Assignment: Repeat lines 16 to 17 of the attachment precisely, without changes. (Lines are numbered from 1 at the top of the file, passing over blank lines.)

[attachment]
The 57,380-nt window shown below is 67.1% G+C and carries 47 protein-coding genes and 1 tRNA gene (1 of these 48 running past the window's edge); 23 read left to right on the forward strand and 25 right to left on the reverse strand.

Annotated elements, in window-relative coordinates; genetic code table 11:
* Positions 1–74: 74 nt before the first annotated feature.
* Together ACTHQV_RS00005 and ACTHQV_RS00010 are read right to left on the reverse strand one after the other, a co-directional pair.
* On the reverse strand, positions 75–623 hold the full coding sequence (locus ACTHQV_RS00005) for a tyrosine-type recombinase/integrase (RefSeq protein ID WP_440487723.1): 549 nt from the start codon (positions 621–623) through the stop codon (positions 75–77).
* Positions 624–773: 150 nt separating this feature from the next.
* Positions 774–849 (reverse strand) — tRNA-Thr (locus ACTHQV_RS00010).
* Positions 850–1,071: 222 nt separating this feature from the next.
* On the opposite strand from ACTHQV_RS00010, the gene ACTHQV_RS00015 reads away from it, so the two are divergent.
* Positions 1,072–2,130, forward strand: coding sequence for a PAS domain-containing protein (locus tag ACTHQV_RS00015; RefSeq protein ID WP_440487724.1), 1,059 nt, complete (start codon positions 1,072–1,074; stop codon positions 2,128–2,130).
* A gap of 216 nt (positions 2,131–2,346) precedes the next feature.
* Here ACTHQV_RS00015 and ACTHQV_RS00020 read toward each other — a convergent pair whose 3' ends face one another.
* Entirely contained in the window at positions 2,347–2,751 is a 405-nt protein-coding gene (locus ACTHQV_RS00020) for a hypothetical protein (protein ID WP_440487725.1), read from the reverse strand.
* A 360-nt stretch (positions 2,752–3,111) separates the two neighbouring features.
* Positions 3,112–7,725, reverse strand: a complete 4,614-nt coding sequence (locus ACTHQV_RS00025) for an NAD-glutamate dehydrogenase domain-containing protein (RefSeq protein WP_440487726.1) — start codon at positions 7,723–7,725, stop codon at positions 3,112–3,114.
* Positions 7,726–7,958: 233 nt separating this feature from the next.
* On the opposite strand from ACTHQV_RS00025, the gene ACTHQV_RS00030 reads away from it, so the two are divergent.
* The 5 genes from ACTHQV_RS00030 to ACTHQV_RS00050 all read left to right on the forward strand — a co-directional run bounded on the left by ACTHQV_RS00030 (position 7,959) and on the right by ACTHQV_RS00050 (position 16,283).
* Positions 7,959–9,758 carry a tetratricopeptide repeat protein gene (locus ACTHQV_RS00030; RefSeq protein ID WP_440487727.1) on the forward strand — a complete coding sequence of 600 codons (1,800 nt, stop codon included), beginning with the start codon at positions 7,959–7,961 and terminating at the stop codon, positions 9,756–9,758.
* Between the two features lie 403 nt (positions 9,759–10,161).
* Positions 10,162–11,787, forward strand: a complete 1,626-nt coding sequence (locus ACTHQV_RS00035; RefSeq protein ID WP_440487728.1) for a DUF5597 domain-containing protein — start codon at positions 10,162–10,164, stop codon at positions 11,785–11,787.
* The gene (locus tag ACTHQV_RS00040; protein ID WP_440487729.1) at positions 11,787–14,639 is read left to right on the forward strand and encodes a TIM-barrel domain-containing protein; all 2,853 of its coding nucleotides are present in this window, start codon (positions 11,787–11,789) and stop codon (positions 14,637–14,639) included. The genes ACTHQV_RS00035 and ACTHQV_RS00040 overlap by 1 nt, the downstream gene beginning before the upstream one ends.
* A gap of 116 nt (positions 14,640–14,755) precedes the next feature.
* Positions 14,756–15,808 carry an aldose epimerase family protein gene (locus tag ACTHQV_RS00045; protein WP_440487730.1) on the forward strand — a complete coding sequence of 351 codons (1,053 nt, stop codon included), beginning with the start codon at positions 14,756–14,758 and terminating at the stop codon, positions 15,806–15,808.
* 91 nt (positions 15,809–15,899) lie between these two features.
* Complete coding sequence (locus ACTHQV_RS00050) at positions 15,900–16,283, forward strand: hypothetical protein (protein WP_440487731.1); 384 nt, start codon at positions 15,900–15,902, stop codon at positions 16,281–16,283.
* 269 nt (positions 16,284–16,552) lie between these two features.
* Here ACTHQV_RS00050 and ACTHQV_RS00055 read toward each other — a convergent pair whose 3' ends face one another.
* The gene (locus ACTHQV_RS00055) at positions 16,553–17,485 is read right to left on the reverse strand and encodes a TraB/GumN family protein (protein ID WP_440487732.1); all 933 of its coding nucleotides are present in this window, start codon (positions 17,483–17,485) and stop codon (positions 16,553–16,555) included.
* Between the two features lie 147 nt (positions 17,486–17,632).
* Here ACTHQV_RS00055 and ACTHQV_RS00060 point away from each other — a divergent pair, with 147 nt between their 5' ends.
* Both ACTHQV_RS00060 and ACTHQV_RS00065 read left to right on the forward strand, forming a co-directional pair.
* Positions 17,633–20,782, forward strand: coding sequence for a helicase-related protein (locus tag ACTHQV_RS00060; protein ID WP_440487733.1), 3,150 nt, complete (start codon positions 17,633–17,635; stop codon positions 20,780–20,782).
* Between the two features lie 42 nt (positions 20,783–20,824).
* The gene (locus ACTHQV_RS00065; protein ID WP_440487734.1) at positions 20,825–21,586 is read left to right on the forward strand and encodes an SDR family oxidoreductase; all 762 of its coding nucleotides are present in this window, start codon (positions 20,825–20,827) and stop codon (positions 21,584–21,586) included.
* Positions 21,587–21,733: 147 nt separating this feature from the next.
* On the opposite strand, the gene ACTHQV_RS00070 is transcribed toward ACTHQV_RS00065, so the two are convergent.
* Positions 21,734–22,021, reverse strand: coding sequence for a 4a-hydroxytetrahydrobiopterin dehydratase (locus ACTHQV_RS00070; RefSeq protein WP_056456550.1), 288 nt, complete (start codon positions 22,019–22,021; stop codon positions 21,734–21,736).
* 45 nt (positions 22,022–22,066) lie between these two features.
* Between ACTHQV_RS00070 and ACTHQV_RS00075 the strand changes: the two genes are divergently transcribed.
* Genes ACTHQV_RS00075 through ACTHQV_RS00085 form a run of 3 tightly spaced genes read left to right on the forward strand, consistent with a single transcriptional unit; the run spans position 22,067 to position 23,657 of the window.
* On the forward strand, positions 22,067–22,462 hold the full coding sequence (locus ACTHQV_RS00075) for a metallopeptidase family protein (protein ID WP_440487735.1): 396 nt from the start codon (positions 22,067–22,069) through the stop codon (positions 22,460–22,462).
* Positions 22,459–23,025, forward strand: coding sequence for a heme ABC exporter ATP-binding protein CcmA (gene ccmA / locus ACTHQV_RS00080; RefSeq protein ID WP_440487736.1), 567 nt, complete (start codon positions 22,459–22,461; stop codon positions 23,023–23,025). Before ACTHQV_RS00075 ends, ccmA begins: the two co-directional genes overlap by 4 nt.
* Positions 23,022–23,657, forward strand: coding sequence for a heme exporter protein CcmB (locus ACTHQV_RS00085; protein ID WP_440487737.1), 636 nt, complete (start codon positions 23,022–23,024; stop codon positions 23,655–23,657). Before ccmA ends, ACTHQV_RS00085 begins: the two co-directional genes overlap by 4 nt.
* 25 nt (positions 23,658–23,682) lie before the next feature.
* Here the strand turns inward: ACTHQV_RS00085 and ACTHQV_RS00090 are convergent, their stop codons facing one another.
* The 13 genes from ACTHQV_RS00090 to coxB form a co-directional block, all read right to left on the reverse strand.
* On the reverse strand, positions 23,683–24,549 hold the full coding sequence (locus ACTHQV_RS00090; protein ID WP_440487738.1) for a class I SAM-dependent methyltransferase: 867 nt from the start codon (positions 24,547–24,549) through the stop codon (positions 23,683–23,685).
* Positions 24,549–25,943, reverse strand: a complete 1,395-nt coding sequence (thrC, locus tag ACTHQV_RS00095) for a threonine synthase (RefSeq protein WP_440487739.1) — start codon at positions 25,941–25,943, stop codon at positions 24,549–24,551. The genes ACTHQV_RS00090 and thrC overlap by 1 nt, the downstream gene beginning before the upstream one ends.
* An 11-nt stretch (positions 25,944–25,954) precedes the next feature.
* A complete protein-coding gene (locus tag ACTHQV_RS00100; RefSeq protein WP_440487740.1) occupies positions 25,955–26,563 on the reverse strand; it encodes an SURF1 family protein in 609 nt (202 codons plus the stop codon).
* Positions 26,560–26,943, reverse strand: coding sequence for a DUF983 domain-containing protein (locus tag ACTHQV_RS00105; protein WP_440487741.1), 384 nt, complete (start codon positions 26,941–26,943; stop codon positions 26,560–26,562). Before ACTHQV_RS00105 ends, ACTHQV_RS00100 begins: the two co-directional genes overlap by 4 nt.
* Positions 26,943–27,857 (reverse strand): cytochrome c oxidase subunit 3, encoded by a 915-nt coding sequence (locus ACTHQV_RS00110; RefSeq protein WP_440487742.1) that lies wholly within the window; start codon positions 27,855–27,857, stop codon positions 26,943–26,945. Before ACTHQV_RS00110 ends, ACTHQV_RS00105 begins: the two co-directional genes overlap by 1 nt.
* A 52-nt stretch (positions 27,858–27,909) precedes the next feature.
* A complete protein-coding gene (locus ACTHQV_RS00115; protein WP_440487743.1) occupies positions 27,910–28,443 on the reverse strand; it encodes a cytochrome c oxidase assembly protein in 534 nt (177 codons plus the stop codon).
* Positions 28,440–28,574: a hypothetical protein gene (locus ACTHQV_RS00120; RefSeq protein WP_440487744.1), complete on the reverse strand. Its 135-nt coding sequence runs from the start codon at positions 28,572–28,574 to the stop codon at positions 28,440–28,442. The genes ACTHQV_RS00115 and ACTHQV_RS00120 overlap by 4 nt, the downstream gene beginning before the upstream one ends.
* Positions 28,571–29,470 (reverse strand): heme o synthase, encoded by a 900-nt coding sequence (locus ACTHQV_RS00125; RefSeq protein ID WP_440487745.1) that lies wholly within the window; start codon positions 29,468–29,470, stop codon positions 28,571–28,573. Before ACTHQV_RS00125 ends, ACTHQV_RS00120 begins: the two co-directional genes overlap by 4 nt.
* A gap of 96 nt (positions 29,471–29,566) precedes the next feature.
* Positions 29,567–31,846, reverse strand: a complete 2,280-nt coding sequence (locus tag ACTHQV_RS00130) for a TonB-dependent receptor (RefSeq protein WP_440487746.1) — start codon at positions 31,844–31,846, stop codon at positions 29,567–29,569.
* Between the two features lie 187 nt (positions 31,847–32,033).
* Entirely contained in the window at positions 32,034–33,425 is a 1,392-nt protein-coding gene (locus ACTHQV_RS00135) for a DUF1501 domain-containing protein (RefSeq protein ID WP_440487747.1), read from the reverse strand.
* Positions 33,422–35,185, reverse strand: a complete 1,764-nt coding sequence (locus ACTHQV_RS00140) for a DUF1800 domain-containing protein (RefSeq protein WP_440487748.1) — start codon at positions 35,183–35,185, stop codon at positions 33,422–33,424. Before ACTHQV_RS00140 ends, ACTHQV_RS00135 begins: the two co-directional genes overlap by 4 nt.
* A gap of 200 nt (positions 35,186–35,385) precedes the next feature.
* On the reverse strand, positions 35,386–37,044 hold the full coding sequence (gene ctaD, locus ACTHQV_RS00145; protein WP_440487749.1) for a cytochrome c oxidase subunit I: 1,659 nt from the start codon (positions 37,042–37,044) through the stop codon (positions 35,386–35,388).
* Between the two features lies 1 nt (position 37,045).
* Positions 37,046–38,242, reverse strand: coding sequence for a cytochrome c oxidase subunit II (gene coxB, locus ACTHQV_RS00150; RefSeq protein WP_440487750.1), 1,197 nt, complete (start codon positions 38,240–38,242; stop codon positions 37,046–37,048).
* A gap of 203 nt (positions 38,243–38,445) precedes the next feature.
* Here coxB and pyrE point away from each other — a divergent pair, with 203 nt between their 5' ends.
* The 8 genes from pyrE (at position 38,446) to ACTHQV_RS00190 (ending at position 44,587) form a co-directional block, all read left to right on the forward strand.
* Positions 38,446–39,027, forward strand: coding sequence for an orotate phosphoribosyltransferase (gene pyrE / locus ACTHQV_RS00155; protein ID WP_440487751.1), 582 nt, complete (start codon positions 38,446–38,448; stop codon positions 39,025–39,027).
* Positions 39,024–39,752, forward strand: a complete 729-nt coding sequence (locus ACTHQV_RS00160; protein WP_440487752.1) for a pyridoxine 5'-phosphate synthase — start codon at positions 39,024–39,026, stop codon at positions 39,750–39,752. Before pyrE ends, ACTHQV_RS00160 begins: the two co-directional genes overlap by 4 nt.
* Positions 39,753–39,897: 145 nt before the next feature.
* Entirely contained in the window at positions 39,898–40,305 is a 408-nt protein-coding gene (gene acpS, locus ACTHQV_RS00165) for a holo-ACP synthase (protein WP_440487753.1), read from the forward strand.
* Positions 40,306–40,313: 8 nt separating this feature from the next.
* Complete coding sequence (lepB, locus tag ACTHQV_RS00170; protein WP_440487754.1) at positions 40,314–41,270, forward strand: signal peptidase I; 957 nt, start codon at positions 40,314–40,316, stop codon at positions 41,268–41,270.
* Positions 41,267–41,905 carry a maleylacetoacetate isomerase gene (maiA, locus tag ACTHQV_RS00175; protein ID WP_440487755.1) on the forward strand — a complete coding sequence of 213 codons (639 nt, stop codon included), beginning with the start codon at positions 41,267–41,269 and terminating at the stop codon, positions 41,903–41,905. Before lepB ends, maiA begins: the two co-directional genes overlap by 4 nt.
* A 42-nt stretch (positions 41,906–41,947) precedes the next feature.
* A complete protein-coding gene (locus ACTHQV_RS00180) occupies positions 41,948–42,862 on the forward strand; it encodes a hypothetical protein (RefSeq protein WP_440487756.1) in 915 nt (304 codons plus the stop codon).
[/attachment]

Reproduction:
* Positions 7,726–7,958: 233 nt separating this feature from the next.
* On the opposite strand from ACTHQV_RS00025, the gene ACTHQV_RS00030 reads away from it, so the two are divergent.